Thank you Mr. President -past and present – for a day off. So much to do. Taxes to prepare. A big box of miscellaneous stuff to sort through. Hems to sew. Clothes to iron. It really isn’t that much. If I’d just get to it, I’d be done before I knew it. Instead, I build up the to-do’s into an insurmountable hurdle, one best avoided. Instead of taking care of what needs to be done, I open a book, pour myself into my laptop or turn on the television. Television is the worst culprit. The few weeks when I didn’t watch any TV, I accomplished so much. But now I have cable. I get caught up in Animal Planet’s “Too Cute” or any one of a dozen shows on HGTV like “Love it or List it” and “House Hunters” – I can just keep watching episodes back to back. I got that way with “Mad Men” too. I intentionally have not been watching “Downton Abbey” because I know I will loose myself in it.
I read an article recently in “Poet’s & Writers”* that explained writers block from a scientific/biological point of view. Turns out when we are faced with something that is daunting or frigtenting our limbic system takes control. This means our cortex is de-commissioned. As the cortex is in charge of higher-level functions – such things as problem solving, motor functions and creative endeavors – when it is decommissioned we don’t handle any of those particularly well. For me, the to-do’s are the challenge which kicks in the limbic system.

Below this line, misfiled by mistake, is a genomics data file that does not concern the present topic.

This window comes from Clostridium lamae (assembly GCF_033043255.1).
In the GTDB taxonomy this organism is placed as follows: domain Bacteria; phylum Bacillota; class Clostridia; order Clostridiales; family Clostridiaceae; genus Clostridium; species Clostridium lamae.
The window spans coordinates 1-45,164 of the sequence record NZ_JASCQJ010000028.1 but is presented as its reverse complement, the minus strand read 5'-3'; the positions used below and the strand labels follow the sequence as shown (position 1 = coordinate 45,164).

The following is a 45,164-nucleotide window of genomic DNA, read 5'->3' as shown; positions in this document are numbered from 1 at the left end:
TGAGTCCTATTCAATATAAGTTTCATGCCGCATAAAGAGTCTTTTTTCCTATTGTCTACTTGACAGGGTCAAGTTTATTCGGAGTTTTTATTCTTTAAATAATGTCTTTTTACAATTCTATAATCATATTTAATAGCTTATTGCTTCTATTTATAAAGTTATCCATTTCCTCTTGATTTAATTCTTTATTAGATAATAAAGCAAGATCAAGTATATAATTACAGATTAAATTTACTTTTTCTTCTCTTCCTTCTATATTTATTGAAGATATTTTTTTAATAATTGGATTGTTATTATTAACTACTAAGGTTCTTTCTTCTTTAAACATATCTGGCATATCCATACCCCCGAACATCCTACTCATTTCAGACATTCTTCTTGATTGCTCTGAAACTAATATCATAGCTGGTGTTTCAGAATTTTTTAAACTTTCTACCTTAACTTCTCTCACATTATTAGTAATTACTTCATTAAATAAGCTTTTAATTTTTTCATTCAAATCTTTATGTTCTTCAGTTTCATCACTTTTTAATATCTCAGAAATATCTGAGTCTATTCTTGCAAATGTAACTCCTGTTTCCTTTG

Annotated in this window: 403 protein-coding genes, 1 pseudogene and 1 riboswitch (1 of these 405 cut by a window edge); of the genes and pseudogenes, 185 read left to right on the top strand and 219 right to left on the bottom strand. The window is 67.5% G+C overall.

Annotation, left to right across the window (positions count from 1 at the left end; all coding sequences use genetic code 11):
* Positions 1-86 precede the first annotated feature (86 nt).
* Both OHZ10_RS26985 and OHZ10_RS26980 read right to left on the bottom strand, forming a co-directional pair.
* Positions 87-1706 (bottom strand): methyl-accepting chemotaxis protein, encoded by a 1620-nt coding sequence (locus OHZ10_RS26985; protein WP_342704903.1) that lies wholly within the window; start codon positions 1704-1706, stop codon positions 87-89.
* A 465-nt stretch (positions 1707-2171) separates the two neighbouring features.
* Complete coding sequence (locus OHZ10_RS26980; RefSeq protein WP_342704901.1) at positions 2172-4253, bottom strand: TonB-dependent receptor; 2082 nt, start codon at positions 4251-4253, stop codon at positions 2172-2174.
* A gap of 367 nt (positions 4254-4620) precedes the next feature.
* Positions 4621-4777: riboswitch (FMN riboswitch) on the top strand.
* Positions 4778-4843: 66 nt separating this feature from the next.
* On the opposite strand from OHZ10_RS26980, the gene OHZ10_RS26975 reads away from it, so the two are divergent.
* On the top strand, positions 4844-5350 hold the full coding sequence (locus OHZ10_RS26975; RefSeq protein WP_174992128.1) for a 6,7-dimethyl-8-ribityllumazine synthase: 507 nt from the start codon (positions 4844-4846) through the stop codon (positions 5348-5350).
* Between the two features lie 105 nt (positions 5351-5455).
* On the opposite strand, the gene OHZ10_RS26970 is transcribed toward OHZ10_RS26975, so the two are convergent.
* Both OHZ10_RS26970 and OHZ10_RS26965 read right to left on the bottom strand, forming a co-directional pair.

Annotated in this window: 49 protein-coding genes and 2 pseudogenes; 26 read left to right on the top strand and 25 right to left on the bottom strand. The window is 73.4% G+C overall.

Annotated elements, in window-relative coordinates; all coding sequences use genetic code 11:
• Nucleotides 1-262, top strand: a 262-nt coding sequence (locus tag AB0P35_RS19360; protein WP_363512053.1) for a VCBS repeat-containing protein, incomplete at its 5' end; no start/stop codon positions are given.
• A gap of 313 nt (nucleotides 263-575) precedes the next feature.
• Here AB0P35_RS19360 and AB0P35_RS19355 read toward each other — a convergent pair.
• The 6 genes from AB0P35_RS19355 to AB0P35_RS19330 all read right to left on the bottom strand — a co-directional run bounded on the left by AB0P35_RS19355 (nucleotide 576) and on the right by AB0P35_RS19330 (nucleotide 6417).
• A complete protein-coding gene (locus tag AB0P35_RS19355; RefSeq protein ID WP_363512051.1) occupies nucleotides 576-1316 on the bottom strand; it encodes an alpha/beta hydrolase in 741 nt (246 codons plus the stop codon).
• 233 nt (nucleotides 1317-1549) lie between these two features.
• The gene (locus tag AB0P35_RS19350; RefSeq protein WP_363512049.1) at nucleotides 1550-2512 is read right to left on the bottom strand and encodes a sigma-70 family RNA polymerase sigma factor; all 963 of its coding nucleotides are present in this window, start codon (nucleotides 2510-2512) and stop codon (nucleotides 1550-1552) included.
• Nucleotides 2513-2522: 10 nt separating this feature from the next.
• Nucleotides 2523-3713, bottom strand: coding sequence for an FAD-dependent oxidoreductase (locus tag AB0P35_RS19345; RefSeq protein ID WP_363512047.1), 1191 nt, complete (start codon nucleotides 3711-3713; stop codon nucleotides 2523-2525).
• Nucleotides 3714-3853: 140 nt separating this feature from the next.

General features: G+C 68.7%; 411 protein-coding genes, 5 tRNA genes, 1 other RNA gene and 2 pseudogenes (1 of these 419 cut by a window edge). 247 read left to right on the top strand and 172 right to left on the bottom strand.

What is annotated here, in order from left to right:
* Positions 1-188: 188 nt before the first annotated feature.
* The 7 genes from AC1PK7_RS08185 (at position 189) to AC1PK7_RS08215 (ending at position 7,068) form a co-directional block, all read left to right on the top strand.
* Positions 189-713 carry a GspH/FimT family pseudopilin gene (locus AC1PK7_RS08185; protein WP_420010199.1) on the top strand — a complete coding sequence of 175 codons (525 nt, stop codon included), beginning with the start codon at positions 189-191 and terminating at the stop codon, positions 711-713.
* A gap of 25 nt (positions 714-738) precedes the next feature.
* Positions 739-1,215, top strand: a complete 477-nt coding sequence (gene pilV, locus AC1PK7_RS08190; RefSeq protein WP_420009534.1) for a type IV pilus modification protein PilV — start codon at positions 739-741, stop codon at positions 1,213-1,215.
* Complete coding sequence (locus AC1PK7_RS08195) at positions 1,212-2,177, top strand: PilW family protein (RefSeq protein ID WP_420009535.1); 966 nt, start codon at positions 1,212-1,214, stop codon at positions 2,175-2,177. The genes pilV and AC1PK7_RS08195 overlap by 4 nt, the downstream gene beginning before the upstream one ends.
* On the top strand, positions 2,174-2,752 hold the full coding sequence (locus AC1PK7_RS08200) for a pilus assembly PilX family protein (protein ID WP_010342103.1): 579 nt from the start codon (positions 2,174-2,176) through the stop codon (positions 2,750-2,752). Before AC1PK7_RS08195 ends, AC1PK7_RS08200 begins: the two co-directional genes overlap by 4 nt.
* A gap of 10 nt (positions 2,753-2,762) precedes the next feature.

To get over the roadblocks you need to overcome your body’s automatic response. I know it’s possible. At work I often want to put off a task which I think will be too difficult. Unlike home tasks which no one but me cares about, work tasks aren’t avoidable, not if you want to stay employed. So I’ve pushed myself to tackle the unwanted task and I’d say 99.99% of the time the task isn’t nearly as difficult as I imagined it to be. Usually it takes me only half the time I expected it to take and is completely painless.
I just need to force myself to deal with home tasks the way I do work tasks. Knowing what I need to do and actually doing it is the problem. Right now I’d rather fall back asleep than tidy. I think to distract my limbic system, I’ll make a batch of brownies. That’ll give me a reward incentive. If I do a task, I’ll allow myself a brownie. Gotta go, baking awaits!
*”The Inspired Mind – A Window Into the Writer’s Brain – by Arnie Cooper – Jan/Feb 2013